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Sugar Cane: Diabetes and Joint Pain

It’s Complicated

knee-joint
When thinking about Type 2 Diabetes, it is important to remember that it is really a symptom and not a disease. Type 2 is directly related to lifestyle behaviors including nutrition, hydration and physical activity. In most people with Type 2, other symptoms coexist, including obesity, high blood pressure, high circulating triglyceride levels and an increased risk for stroke and heart disease. This cluster of symptoms is often referred to as Metabolic Syndrome. Recent research suggests that osteoarthritis is also closely linked to Type 2 Diabetes and Metabolic Syndrome.

Making the Connection

A common markers for Metabolic Syndrome is inflammation. Inflammation is an immune response to harmful substances in the body. Just as a soft tissue injury or a bacterial infection leads to swelling, or inflammation, unwanted substances circulating in your bodily fluids attract anti-inflammatory agents to fight them off. Because your joints, especially your knee joints, are surrounded by synovial fluid, they are a ripe target for inflammation that leads to pain and disability.

Treatment vs Cure

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Osteoarthritis is usually treated with either opioid pain killers, nonsteroidal anti-inflammatory drugs, or NSAIDS, like aspirin, ibuprofen, naproxen and celecoxib, or analgesics like acetaminophen. Injections of corticosteroids help reduce joint inflammation, and hyaluronic acid can be injected to supplement that found naturally in synovial fluid, but which appears to be broken down in patients with osteoarthritis. However, pain management does not lead to a cure for osteoarthritis.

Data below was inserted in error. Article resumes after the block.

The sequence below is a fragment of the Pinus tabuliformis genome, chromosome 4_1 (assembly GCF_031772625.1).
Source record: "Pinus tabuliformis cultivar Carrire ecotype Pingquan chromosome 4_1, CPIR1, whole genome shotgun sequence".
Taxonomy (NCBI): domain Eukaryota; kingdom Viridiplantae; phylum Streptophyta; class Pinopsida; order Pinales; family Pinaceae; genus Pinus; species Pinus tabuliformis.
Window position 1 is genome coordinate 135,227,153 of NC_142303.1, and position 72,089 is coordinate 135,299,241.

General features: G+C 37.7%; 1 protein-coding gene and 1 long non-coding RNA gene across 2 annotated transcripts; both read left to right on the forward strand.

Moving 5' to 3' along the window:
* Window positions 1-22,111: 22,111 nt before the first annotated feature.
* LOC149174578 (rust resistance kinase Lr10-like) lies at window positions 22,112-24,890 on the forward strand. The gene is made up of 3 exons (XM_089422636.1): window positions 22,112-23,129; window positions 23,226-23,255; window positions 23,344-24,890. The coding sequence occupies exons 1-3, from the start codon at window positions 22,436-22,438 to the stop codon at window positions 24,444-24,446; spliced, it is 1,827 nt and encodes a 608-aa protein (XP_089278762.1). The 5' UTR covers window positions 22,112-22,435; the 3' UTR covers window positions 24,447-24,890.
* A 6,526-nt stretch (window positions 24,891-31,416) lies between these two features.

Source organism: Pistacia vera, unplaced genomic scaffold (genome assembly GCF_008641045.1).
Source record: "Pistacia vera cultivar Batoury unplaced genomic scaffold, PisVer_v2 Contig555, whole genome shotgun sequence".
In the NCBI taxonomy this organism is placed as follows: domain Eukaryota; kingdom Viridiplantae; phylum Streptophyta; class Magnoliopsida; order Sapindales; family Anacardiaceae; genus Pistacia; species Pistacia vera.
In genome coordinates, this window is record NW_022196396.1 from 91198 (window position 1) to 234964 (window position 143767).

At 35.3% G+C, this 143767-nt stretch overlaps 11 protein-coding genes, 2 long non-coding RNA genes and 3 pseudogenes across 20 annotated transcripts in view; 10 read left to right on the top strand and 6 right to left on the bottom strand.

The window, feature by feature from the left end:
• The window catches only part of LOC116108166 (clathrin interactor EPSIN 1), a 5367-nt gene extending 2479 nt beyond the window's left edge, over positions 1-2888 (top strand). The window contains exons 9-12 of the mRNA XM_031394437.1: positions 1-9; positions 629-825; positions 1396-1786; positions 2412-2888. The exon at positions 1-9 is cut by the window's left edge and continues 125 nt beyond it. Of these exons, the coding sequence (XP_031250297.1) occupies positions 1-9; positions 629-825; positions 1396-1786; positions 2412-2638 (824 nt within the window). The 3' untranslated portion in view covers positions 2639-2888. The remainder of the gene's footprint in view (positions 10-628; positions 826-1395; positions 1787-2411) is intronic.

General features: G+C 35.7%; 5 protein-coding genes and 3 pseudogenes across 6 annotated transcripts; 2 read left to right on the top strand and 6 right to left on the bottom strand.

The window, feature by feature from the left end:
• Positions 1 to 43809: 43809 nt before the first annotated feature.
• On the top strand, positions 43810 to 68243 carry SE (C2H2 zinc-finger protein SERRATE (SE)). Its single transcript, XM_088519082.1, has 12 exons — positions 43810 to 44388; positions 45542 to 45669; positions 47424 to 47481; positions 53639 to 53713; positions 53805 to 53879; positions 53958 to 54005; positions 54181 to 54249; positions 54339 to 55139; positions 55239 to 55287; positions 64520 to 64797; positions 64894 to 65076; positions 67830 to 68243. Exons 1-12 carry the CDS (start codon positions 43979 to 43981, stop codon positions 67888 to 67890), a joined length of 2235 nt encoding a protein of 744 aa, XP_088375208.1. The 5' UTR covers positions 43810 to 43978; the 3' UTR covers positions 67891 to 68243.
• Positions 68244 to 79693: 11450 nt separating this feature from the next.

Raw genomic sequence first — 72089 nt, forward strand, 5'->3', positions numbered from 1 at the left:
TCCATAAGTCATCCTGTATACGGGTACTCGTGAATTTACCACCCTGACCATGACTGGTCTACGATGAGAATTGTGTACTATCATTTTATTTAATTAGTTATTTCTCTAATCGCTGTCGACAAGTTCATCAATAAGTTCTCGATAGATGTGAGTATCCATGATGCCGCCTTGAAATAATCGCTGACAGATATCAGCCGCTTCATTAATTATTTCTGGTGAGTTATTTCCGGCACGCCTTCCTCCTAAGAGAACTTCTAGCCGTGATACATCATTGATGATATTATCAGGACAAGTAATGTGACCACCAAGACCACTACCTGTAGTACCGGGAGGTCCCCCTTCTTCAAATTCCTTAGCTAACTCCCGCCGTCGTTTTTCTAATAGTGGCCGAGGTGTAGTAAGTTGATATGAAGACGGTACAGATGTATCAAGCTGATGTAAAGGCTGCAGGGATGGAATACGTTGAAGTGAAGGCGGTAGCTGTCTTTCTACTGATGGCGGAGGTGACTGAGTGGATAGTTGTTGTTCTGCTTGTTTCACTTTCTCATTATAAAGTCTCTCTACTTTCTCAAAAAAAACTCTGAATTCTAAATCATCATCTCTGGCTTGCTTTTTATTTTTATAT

Interventions

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The best way to treat joint pain, along with Type 2 diabetes and the other elements of metabolic syndrome is to overhaul your lifestyle behaviors. Becoming physically active on a consistent daily basis will get the ball rolling quickly. The American College of Sports Medicine recommends 30 to 75 minutes daily of moderate to vigorous cardiovascular exercise, along with at least two bouts of total body resistance training weekly. Switching out soft drinks and other beverages for plain filtered water will lower sugar consumption. Modifying your diet by eliminating refined carbohydrates and replacing them with whole fresh vegetables and fruits will help you lose weight and reverse metabolic syndrome.

Resources

Our goal at W.I.T.S. is to provide our fitness professionals with all the resources necessary to meet your clients’ needs. For professional growth, be sure to keep current with Continuing Education. We offer courses ranging from Fitness to Sales and Marketing to Business Management. Consider making yourself more marketable by earning an additional Certification such as Personal Trainer Certification, Older Adult Fitness Specialist, Group Exercise Instructor Certification, Youth Fitness Certification, Lifestyle Fitness Coaching or Fitness Management. To help your diabetic clients, zero in on our numerous Nutrition courses, and courses focused on Special Populations. And remember to get your Digital Badge, so all your friends and contacts on Social Media will know that you are a dedicated fitness professional.

References

Kim, DD (2001). Diabetes and Your Joints. Clinical Diabetes, 19(3),136.

Mayo Clinic Staff. Bone and joint problems associated with diabetes. http://www.mayoclinic.org/diseases-conditions/diabetes/in-depth/diabetes/art-20049314

Rosario, M and Azevedo, I (2010). Chronic inflammation in obesity and the metabolic syndrome. Mediators of Inflammation, 2010.

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